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AC/DC Keep Riding the Highway to Hell on ‘Power Up’

The hard-rock heroes remain unapologetically themselves on their best album in thirty years

There are no surprises on AC/DC's new album, 'Power Up,' and that's just how it should be.

Josh Cheuse*

For decades, AC/DC have defended their devil-horned crown as rock’s most stubborn band. They’ve survived deaths (singer Bon Scott in 1980, guitarist Malcolm Young in 2017) and dirty deeds (drummer Phil Rudd was placed on house arrest after threatening to kill a man). Yet, they remain eternally committed to their core values: rocking out, hailing Satan, and never going within an outback mile of a ballad. Hell, their most transgressive move ever was using the bagpipes on “It’s a Long Way to the Top,” and that was in 1975. That consistency is what their fans love about them and what their critics hate most.

But nothing has ever slowed down AC/DC on their journey down the Highway to Hell. And now they’re back again with Power Up, their umpteenth album of eardrum-shredding guitar terror and odes to raising hell. It’s their best record since 1990’s The Razors Edge, and yet again, they sound the same as they always have. Frontman Brian Johnson, who had to leave their last tour due to deafness, now has a special hearing aid so he can continue to sing, and Malcolm’s nephew, Stevie Young, plays rhythm guitar. Rudd has served his time and plays as steady as ever, and even Angus’ schoolboy outfit still fits snugly.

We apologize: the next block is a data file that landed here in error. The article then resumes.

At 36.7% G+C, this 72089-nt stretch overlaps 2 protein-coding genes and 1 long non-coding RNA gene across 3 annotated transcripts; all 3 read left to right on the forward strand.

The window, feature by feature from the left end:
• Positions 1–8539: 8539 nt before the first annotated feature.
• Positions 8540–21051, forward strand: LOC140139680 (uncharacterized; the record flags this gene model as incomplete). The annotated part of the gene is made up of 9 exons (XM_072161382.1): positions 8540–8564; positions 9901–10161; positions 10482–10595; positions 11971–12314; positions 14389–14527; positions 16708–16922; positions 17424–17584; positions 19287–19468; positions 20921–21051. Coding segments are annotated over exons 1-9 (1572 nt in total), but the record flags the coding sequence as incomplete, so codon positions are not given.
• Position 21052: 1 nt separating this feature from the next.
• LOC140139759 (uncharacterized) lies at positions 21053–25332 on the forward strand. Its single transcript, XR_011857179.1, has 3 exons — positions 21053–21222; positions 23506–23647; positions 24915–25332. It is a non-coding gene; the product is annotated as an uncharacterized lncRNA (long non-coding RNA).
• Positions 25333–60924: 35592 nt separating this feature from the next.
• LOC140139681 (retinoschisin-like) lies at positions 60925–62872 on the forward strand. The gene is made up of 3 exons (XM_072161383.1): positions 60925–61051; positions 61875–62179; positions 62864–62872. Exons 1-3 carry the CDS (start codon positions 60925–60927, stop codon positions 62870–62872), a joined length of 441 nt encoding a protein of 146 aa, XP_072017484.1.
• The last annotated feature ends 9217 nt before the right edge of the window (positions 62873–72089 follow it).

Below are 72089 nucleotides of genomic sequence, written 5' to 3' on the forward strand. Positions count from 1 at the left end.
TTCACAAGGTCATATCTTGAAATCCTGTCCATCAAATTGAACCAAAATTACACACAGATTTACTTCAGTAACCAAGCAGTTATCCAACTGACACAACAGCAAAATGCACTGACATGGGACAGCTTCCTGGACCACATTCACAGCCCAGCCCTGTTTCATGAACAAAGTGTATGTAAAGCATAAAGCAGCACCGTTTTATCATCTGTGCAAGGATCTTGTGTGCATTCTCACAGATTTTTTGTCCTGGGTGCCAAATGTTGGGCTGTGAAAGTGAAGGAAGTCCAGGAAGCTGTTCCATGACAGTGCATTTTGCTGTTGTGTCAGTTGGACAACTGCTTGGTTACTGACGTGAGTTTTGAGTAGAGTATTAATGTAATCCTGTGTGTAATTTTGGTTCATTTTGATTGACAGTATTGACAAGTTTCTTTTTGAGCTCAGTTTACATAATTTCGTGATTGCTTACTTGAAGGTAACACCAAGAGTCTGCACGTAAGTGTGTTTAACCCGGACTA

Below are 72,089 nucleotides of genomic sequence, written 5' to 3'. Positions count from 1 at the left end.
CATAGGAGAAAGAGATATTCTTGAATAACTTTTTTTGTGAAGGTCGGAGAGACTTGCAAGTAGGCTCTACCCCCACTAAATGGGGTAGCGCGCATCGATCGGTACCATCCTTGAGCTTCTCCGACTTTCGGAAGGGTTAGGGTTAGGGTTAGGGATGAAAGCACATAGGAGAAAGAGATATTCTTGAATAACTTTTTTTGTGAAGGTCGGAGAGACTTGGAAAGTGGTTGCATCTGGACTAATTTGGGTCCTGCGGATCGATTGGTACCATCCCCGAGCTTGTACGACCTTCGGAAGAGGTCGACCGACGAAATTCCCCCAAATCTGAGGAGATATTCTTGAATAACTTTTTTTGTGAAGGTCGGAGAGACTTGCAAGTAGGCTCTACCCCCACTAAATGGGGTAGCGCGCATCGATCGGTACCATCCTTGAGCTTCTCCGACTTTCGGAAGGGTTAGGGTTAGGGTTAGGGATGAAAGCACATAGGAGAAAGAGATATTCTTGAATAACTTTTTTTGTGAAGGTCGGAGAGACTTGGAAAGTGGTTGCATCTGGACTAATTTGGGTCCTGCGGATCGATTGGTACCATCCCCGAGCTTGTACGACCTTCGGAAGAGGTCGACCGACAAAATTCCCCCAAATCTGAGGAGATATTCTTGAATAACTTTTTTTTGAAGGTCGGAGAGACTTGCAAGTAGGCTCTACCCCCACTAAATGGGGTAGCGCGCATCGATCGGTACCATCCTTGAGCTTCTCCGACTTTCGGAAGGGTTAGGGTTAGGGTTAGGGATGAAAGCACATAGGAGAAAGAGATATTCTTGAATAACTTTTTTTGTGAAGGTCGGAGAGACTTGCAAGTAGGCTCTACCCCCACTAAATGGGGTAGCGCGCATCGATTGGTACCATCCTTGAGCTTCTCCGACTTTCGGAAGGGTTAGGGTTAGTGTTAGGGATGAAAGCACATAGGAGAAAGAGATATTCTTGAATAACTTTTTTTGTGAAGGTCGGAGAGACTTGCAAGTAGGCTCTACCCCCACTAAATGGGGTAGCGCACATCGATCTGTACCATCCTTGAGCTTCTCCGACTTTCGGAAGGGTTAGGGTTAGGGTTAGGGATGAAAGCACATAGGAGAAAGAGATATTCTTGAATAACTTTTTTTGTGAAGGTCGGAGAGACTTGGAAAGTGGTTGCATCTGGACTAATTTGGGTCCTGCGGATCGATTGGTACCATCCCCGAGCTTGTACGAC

Naturally, there are no real surprises here: Power Up sounds unapologetically like AC/DC, and Angus has likened the LP to a tribute to Malcolm the same way that Back in Black was a back-pew eulogy for Bon Scott. Many of the riffs, which came from Angus and Malcolm’s archive, recall their greatest hits — the sidewinding blooze of “Demon Fire” is a distant relative of “Whole Lotta Rosie”; the throbbing intro to “Witch’s Spell” harks back to “Who Made Who,” the riff on “Code Red” stutters like “Back in Black” — and Johnson’s voice still sounds like angry truck exhaust, whether he’s huffing about tearin’ up the highway on “Code Red,” snarking about “crystal balls” on “Witch’s Spell,” or prescribing sex three times a day (“or as much as you may”) as a depression cure to a woman on “Money Shot.”

Is “Systems Down,” about a furnace “about to blast,” a political metaphor? No way, it’s about a furnace that’s about to blast. Did anyone in the group blanche at the lyric, “If you reject me, I take what I want” on “Rejection”? No, because nobody has ever expected AC/DC to turn progressive. In fact, the crisply Xeroxed familiarity of the rockers’ rawness from album to album is what made them legendary, so there’s no point in intellectualizing it.

There is a small bit of introspect on the gentle (by AC/DC standards) rocker “Through the Mists of Time,” on which Johnson sings about “dark shadows on the walls.” But soon enough, he’s back yowling about “painted ladies,” and Young is whipping out another high-voltage blues solo. That’s what makes AC/DC great: No matter what they’ve gone through, they can only be themselves.

From Rolling Stone US